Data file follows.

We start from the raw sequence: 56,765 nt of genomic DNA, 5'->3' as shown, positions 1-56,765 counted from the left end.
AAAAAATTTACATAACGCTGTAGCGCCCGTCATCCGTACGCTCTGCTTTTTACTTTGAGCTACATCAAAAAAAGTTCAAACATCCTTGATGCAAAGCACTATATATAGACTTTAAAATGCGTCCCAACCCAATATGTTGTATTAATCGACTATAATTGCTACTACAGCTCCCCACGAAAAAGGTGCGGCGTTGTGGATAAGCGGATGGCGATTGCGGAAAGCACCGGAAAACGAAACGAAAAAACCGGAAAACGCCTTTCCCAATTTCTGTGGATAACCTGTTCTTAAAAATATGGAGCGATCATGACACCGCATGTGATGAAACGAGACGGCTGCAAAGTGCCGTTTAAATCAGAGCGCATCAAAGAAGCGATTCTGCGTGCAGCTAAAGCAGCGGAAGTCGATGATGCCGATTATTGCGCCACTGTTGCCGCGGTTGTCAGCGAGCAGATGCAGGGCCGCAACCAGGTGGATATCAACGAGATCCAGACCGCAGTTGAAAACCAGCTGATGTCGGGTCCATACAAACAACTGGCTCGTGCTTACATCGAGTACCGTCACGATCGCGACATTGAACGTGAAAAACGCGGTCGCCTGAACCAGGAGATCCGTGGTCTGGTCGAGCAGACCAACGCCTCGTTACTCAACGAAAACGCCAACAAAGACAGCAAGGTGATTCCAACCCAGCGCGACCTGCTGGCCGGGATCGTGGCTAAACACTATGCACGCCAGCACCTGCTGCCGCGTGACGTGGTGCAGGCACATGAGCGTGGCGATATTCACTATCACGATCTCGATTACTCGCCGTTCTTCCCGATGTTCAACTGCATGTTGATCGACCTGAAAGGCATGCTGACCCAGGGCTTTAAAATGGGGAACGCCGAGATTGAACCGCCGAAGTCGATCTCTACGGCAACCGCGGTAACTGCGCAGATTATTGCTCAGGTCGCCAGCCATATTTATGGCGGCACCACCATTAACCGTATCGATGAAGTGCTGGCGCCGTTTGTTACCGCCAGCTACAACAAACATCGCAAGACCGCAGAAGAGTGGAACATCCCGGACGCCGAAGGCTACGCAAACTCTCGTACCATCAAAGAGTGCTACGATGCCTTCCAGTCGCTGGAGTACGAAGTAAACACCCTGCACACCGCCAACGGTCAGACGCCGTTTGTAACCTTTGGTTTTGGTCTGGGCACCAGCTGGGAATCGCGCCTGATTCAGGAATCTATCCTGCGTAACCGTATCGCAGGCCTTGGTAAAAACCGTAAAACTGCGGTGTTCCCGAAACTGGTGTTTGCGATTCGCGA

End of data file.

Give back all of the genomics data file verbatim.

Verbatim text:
We start from the raw sequence: 56,765 nt of genomic DNA, 5'->3' as shown, positions 1-56,765 counted from the left end.
AAAAAATTTACATAACGCTGTAGCGCCCGTCATCCGTACGCTCTGCTTTTTACTTTGAGCTACATCAAAAAAAGTTCAAACATCCTTGATGCAAAGCACTATATATAGACTTTAAAATGCGTCCCAACCCAATATGTTGTATTAATCGACTATAATTGCTACTACAGCTCCCCACGAAAAAGGTGCGGCGTTGTGGATAAGCGGATGGCGATTGCGGAAAGCACCGGAAAACGAAACGAAAAAACCGGAAAACGCCTTTCCCAATTTCTGTGGATAACCTGTTCTTAAAAATATGGAGCGATCATGACACCGCATGTGATGAAACGAGACGGCTGCAAAGTGCCGTTTAAATCAGAGCGCATCAAAGAAGCGATTCTGCGTGCAGCTAAAGCAGCGGAAGTCGATGATGCCGATTATTGCGCCACTGTTGCCGCGGTTGTCAGCGAGCAGATGCAGGGCCGCAACCAGGTGGATATCAACGAGATCCAGACCGCAGTTGAAAACCAGCTGATGTCGGGTCCATACAAACAACTGGCTCGTGCTTACATCGAGTACCGTCACGATCGCGACATTGAACGTGAAAAACGCGGTCGCCTGAACCAGGAGATCCGTGGTCTGGTCGAGCAGACCAACGCCTCGTTACTCAACGAAAACGCCAACAAAGACAGCAAGGTGATTCCAACCCAGCGCGACCTGCTGGCCGGGATCGTGGCTAAACACTATGCACGCCAGCACCTGCTGCCGCGTGACGTGGTGCAGGCACATGAGCGTGGCGATATTCACTATCACGATCTCGATTACTCGCCGTTCTTCCCGATGTTCAACTGCATGTTGATCGACCTGAAAGGCATGCTGACCCAGGGCTTTAAAATGGGGAACGCCGAGATTGAACCGCCGAAGTCGATCTCTACGGCAACCGCGGTAACTGCGCAGATTATTGCTCAGGTCGCCAGCCATATTTATGGCGGCACCACCATTAACCGTATCGATGAAGTGCTGGCGCCGTTTGTTACCGCCAGCTACAACAAACATCGCAAGACCGCAGAAGAGTGGAACATCCCGGACGCCGAAGGCTACGCAAACTCTCGTACCATCAAAGAGTGCTACGATGCCTTCCAGTCGCTGGAGTACGAAGTAAACACCCTGCACACCGCCAACGGTCAGACGCCGTTTGTAACCTTTGGTTTTGGTCTGGGCACCAGCTGGGAATCGCGCCTGATTCAGGAATCTATCCTGCGTAACCGTATCGCAGGCCTTGGTAAAAACCGTAAAACTGCGGTGTTCCCGAAACTGGTGTTTGCGATTCGCGA